How to Optimise your Immune Function in Menopause
Sep 10, 2019
Unfortunately, as your hormones drop you are more prone to:
- Viral infections and viral reactivation of previous infections
- Bacterial and other microbial infections
- Auto-immune conditions
- Increased inflammation
If you have ever doubted the link between your hormones and your immune system think of those poor women that get cyclic thrush infections, cyclic herpes outbreaks or are generally more prone to infections at either ovulation or menstruation—two times of major hormonal change.
Luckily there are many things you can do to protect your immune system and give it a helping hand, no matter what stage of life you are in.
Lifestyle factors to improve immunity include:
- Stressing less
- Sleeping well
- Eating well
- Digesting well and having good bowel movements
- Breathing well and getting plenty of fresh air
- Getting adequate sunshine exposure
- Avoiding poor lifestyle choices such as smoking and drinking
- Improving hygiene factors such as washing your hands
- Getting the right amount of exercise (underexercise and overexercise are linked with reduced immunity)
- Making sure your body isn’t compromised by toxic substances, such as metals or chemicals
- Avoiding cell-damaging radiation and electromagnetic fields
- Fostering positive, happy thoughts builds a stronger immune system. You know the old saying ‘Laughter is the best medicine’
- Anything that improves lymphatic movement improves your immunity. Consider dry skin brushing, massaging and stretching
- Acupuncture and chiropractic treatments can also assist your immune system
- Being your ideal body weight. Obesity increases inflammation and reduces immune function
- Are you eating plenty of fresh fruit and vegetables?
- Are you hydrated? Do you need more water?
- Are you eating adequate protein? Protein is an essential building block for new immune cells.
- Are you avoiding ‘bad’ processed/heated fats? Are you getting enough good fats?
- Avoid sugar. Sugar feeds the bugs and supports the other team.
There are many similar varieties. Add what you like, remove what you don’t. If I’m at home I load up extra garlic but if I’m making a batch to take to work, I leave the garlic out. Chili may be another ingredient you play with. Always check the potency and dilute as needed. Caution if taking with a high fever.
- 1L water
- 5 slices of fresh ginger
- 1 sliced chili
- 3 cloves of garlic
- Freshly squeezed lemon or lime
- 1 cinnamon stick
- 1 tablespoon honey
- Place water, ginger, chili, garlic and cinnamon into the saucepan.
- Bring to the boil, reduce heat and simmer for 10 minutes.
- Strain and add juice (lemon or lime) and honey to taste.
- Drink hot.
Any remaining liquid can be added back to ingredients and placed in the fridge and drank later. Warning: the longer you leave the ingredients together the more potent it gets. I highly recommend diluting this remaining batch with water. Another tip is to make a double batch and freeze one, as you never know when you are going to need it next.
Saltwater gargles can help to reduce sore throats and assist in loosening mucus/phlegm lodged in the throat area. Mucus is where bacteria and harmful microbes like to set up shop, so using salt water gargles can help to flush these microbes out of the body to allow for a faster recovery.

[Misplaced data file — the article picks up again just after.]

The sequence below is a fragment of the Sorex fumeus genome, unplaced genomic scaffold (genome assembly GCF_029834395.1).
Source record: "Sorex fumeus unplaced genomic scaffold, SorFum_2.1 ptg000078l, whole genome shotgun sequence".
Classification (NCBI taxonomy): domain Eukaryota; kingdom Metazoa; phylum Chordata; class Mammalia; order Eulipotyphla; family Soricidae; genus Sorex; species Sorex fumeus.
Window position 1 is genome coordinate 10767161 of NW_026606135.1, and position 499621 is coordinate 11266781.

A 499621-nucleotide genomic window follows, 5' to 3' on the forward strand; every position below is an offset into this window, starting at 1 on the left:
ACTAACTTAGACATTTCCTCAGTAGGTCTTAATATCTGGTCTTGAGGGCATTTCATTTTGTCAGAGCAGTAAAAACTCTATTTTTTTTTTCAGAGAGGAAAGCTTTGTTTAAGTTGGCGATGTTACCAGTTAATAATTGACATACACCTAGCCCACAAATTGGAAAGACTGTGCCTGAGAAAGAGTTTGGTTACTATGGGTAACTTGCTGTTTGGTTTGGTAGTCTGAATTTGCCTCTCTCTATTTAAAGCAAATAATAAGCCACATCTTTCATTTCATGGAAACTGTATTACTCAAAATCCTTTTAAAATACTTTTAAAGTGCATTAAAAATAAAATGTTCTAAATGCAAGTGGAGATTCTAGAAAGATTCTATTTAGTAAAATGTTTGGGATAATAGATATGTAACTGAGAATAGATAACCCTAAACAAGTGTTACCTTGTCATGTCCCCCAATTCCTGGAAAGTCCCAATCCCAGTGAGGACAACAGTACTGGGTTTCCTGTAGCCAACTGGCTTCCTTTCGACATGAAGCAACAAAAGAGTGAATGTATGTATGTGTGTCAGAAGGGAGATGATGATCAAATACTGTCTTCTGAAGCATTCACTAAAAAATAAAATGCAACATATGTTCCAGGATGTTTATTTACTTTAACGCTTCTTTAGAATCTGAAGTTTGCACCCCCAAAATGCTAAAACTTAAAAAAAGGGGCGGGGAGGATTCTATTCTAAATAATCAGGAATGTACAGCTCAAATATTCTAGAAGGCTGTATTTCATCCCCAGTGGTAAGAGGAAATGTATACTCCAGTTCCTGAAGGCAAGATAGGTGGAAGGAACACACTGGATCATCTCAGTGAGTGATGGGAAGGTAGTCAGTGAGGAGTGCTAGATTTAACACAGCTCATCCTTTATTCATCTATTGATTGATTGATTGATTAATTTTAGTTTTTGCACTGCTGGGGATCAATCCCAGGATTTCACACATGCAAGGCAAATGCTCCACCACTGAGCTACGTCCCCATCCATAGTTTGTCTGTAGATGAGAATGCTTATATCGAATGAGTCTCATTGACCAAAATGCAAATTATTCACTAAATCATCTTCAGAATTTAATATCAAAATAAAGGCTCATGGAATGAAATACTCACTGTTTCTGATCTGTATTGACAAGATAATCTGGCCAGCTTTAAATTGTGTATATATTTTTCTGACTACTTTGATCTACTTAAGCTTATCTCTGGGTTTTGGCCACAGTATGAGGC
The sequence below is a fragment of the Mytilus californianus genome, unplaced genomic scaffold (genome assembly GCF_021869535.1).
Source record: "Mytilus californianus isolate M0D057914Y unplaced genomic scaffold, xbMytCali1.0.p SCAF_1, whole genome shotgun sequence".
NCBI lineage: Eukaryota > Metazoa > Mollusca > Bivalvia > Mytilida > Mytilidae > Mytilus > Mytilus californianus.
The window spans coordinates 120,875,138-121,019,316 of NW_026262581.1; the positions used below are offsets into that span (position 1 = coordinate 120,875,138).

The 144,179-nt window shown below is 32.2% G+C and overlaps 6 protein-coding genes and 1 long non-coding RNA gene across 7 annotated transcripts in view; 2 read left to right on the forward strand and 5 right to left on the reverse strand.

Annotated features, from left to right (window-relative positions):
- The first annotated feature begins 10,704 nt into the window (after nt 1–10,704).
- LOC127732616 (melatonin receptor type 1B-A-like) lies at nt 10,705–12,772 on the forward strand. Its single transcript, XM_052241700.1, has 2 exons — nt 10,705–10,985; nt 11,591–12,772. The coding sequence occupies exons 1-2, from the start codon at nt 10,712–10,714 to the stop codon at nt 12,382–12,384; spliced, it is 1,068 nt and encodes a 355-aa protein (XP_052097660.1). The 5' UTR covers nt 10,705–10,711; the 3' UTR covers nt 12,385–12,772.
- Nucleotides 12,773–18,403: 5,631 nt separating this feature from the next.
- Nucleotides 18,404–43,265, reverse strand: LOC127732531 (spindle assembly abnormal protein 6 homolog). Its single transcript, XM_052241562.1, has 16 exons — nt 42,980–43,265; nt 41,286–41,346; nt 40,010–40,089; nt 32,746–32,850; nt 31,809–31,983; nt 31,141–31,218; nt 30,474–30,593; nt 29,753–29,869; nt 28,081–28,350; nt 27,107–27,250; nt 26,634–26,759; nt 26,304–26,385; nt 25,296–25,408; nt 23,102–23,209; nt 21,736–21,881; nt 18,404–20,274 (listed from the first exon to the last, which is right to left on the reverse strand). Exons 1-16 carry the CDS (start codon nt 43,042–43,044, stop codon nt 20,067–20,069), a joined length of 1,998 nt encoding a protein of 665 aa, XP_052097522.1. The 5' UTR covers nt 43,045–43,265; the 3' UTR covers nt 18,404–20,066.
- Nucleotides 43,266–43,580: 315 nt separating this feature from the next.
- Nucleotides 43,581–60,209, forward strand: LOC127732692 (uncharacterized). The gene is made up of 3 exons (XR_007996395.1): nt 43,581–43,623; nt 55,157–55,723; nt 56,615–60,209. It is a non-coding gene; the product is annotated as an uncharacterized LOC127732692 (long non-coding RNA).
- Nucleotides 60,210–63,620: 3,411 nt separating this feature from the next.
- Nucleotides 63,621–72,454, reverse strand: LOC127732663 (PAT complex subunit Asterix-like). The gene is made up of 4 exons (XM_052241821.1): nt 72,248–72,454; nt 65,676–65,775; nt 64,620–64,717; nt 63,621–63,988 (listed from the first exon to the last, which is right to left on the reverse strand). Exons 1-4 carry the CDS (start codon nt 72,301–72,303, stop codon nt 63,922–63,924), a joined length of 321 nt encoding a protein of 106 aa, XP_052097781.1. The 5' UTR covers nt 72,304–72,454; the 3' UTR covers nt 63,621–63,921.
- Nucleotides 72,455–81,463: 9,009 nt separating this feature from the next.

- 1 teaspoon of salt (Celtic Sea salt)
- 1 cup of warm-hot water
- Stir and dissolve 1 teaspoon of salt into the cup of warm-hot water.
- Pour some of the salt solution into your mouth and while tilting the head back, start to gargle. Continue for about 1 minute and then spit the solution out.
- Continue to do this until all of the salt solution is gone.
- Repeat every few hours or as needed.
- Probiotics: immune protecting, anti-microbial and anti-inflammatory
- Vitamin A: decreases sensitivities to pollutants, acts as an antioxidant, improves mucous membrane integrity, increases lymphocytes (the little pac-men in your body that eat up foreign invaders) and generally increases resistance to infections and cancer.
- Vitamin B5: reduces your body’s response to stress, improves energy levels and stimulates antibody production.
- Vitamin C: increases production of natural antibodies especially lymphocytes, acts as a natural antihistamine, is antibacterial, antiviral and an antioxidant.
- Vitamin D: is an immune balancer. It helps prevents infections and reduce auto-immunity.
- Vitamin E: is one of the strongest antioxidants. It works best for prevention and protection.
- Selenium: is needed to make natural antibodies.
- Zinc: is an antioxidant, helps prevent cancer, acts as an antihistamine and acts as a strong immune enhancer by increasing lymphocytes and helper cells. Specifically, antiviral.
- Magnesium: is essential for proper thymus functioning, for the formation of prostaglandins and for controlling histamine levels.
- Calcium: is needed by the T-cells to battle the invading pathogens. It is also needed to enable white blood cells to digest and destroy viruses.
- Manganese: is needed to produce interferon.
- L-lysine: prevents viral replication and speeds up recovery from viral outbreaks.
- Echinacea: probably the best known and most used herb in the Western world. Echinacea is renowned for improving immunity in acute cases and for preventing infections. It is specific for fighting viral or bacterial infection, reducing inflammation, stimulating lymphatic movement and for general healing. What most people don’t know is that is also an adaptogen, which means it helps to reduce your stress response.
- Andrographis: an Indian herb that reduces the stress response, reduces inflammation, improves digestion, tones the liver and happens to be one of the strongest immune stimulators known to man. Good for chronic or acute infections.
- Astragalus: not to be used in acute infections. Works well in chronic immune deficiency and also helps reduce the body’s response to stress.